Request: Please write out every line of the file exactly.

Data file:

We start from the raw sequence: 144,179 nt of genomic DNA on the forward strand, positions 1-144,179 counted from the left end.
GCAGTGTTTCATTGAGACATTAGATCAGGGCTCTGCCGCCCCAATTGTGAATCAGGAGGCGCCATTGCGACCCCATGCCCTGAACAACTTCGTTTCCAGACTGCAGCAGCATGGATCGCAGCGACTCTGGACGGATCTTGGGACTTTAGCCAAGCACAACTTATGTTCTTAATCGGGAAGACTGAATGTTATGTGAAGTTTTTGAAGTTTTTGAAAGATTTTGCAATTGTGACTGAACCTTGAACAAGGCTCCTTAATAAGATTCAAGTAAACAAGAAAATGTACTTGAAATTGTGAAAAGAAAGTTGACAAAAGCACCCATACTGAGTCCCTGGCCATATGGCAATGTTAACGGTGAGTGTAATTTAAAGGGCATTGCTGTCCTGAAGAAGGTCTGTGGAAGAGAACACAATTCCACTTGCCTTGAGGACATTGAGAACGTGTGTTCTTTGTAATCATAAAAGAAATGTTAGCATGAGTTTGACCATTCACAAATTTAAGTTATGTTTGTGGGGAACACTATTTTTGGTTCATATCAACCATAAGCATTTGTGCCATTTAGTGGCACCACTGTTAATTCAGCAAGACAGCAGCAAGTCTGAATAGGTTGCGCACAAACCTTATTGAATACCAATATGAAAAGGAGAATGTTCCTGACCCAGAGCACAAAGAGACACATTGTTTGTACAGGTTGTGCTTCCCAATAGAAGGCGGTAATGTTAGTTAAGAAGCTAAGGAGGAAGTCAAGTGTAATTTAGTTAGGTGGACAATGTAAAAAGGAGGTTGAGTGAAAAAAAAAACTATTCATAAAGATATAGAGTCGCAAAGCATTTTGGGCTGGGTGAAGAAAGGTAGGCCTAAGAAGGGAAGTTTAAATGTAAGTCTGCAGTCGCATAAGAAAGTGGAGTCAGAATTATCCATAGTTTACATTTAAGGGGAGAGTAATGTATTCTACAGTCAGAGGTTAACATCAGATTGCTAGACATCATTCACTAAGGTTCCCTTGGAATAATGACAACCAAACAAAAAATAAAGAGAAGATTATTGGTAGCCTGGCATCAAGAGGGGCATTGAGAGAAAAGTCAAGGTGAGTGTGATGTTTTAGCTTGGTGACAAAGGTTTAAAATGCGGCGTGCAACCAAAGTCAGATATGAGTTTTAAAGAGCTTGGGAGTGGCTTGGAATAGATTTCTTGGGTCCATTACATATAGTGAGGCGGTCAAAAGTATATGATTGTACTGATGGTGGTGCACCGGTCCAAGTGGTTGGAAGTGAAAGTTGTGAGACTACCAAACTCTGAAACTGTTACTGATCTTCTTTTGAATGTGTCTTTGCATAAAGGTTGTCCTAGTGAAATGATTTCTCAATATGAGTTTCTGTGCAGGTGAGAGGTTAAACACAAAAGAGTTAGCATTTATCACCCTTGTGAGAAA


We start from the raw sequence: 144,179 nt of genomic DNA on the forward strand, positions 1-144,179 counted from the left end.
GCAGTGTTTCATTGAGACATTAGATCAGGGCTCTGCCGCCCCAATTGTGAATCAGGAGGCGCCATTGCGACCCCATGCCCTGAACAACTTCGTTTCCAGACTGCAGCAGCATGGATCGCAGCGACTCTGGACGGATCTTGGGACTTTAGCCAAGCACAACTTATGTTCTTAATCGGGAAGACTGAATGTTATGTGAAGTTTTTGAAGTTTTTGAAAGATTTTGCAATTGTGACTGAACCTTGAACAAGGCTCCTTAATAAGATTCAAGTAAACAAGAAAATGTACTTGAAATTGTGAAAAGAAAGTTGACAAAAGCACCCATACTGAGTCCCTGGCCATATGGCAATGTTAACGGTGAGTGTAATTTAAAGGGCATTGCTGTCCTGAAGAAGGTCTGTGGAAGAGAACACAATTCCACTTGCCTTGAGGACATTGAGAACGTGTGTTCTTTGTAATCATAAAAGAAATGTTAGCATGAGTTTGACCATTCACAAATTTAAGTTATGTTTGTGGGGAACACTATTTTTGGTTCATATCAACCATAAGCATTTGTGCCATTTAGTGGCACCACTGTTAATTCAGCAAGACAGCAGCAAGTCTGAATAGGTTGCGCACAAACCTTATTGAATACCAATATGAAAAGGAGAATGTTCCTGACCCAGAGCACAAAGAGACACATTGTTTGTACAGGTTGTGCTTCCCAATAGAAGGCGGTAATGTTAGTTAAGAAGCTAAGGAGGAAGTCAAGTGTAATTTAGTTAGGTGGACAATGTAAAAAGGAGGTTGAGTGAAAAAAAAAACTATTCATAAAGATATAGAGTCGCAAAGCATTTTGGGCTGGGTGAAGAAAGGTAGGCCTAAGAAGGGAAGTTTAAATGTAAGTCTGCAGTCGCATAAGAAAGTGGAGTCAGAATTATCCATAGTTTACATTTAAGGGGAGAGTAATGTATTCTACAGTCAGAGGTTAACATCAGATTGCTAGACATCATTCACTAAGGTTCCCTTGGAATAATGACAACCAAACAAAAAATAAAGAGAAGATTATTGGTAGCCTGGCATCAAGAGGGGCATTGAGAGAAAAGTCAAGGTGAGTGTGATGTTTTAGCTTGGTGACAAAGGTTTAAAATGCGGCGTGCAACCAAAGTCAGATATGAGTTTTAAAGAGCTTGGGAGTGGCTTGGAATAGATTTCTTGGGTCCATTACATATAGTGAGGCGGTCAAAAGTATATGATTGTACTGATGGTGGTGCACCGGTCCAAGTGGTTGGAAGTGAAAGTTGTGAGACTACCAAACTCTGAAACTGTTACTGATCTTCTTTTGAATGTGTCTTTGCATAAAGGTTGTCCTAGTGAAATGATTTCTCAATATGAGTTTCTGTGCAGGTGAGAGGTTAAACACAAAAGAGTTAGCATTTATCACCCTTGTGAGAAA